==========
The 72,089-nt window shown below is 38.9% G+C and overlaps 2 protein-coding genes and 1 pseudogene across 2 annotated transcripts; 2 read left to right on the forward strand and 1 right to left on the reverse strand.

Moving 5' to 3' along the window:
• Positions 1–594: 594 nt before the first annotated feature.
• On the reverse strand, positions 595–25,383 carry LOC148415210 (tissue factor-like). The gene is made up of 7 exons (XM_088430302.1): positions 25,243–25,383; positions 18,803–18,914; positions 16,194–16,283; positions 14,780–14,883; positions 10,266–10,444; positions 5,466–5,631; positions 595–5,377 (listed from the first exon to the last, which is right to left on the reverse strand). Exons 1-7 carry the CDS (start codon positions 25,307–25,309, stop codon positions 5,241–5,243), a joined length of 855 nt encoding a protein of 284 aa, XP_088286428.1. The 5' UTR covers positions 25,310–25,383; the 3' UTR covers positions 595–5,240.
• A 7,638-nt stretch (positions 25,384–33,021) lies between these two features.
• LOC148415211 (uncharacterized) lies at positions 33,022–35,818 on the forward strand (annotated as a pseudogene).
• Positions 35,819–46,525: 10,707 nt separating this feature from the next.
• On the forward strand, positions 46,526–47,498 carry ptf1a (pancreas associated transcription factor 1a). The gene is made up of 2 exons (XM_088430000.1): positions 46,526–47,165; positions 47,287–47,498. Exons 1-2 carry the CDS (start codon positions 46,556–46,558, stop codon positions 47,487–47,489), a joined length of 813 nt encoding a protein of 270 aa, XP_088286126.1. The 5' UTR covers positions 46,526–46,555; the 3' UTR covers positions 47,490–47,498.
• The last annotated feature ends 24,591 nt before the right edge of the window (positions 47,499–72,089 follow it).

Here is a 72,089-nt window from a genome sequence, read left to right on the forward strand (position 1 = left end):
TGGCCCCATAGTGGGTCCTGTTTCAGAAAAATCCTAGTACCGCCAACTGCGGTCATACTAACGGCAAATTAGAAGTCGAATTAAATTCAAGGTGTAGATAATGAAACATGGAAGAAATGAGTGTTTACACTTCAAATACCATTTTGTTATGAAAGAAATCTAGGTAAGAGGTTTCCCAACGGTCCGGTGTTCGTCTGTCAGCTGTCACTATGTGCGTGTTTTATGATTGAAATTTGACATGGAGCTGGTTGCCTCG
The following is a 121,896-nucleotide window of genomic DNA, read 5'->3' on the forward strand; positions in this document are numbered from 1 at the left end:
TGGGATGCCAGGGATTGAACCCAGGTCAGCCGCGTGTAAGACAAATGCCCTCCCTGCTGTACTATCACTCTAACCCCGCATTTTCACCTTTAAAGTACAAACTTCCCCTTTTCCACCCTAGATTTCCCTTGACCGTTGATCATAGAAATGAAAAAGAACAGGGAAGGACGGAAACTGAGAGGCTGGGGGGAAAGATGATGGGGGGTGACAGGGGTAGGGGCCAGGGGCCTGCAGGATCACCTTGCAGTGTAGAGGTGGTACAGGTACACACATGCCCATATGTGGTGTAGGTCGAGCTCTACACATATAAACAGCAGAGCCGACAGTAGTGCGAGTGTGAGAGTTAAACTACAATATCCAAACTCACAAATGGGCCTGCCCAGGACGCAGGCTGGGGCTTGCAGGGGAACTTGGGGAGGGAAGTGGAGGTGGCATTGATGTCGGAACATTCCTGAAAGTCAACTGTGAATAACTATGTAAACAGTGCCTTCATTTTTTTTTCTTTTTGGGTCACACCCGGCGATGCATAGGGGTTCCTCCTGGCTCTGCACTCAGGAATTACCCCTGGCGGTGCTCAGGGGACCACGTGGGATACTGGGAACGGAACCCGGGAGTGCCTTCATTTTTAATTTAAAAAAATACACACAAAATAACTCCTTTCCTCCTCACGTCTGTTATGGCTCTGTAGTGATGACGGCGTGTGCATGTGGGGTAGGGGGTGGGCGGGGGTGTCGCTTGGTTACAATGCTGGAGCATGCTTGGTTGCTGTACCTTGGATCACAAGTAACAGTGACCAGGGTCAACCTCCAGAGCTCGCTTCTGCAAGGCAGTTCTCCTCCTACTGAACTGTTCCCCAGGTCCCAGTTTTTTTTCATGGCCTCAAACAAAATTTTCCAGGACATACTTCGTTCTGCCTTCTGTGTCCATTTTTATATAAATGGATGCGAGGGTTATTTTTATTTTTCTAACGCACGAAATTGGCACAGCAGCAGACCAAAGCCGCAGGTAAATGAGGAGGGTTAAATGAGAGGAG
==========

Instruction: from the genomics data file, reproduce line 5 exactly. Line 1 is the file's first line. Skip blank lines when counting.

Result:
• A 7,638-nt stretch (positions 25,384–33,021) lies between these two features.